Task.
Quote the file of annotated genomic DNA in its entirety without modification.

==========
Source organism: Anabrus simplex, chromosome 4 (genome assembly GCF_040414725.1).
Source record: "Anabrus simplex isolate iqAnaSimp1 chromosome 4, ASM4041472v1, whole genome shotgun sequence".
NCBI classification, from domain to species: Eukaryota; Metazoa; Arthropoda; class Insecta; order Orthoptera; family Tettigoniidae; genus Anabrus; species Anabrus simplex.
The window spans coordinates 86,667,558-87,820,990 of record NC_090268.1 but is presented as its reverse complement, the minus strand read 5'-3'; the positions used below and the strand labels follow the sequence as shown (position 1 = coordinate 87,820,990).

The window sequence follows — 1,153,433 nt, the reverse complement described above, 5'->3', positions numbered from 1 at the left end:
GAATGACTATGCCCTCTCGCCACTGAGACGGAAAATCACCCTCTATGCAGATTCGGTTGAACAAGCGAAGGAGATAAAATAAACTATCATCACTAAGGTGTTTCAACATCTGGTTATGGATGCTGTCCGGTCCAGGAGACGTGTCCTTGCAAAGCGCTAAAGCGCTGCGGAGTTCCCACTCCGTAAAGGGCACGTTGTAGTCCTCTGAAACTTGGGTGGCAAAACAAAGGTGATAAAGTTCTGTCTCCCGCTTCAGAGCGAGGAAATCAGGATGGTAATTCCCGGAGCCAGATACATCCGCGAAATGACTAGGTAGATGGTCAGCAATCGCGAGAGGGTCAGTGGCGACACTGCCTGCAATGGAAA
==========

Source organism: Anabrus simplex, chromosome 4 (genome assembly GCF_040414725.1).
Source record: "Anabrus simplex isolate iqAnaSimp1 chromosome 4, ASM4041472v1, whole genome shotgun sequence".
NCBI classification, from domain to species: Eukaryota; Metazoa; Arthropoda; class Insecta; order Orthoptera; family Tettigoniidae; genus Anabrus; species Anabrus simplex.
The window spans coordinates 86,667,558-87,820,990 of record NC_090268.1 but is presented as its reverse complement, the minus strand read 5'-3'; the positions used below and the strand labels follow the sequence as shown (position 1 = coordinate 87,820,990).

The window sequence follows — 1,153,433 nt, the reverse complement described above, 5'->3', positions numbered from 1 at the left end:
GAATGACTATGCCCTCTCGCCACTGAGACGGAAAATCACCCTCTATGCAGATTCGGTTGAACAAGCGAAGGAGATAAAATAAACTATCATCACTAAGGTGTTTCAACATCTGGTTATGGATGCTGTCCGGTCCAGGAGACGTGTCCTTGCAAAGCGCTAAAGCGCTGCGGAGTTCCCACTCCGTAAAGGGCACGTTGTAGTCCTCTGAAACTTGGGTGGCAAAACAAAGGTGATAAAGTTCTGTCTCCCGCTTCAGAGCGAGGAAATCAGGATGGTAATTCCCGGAGCCAGATACATCCGCGAAATGACTAGGTAGATGGTCAGCAATCGCGAGAGGGTCAGTGGCGACACTGCCTGCAATGGAAA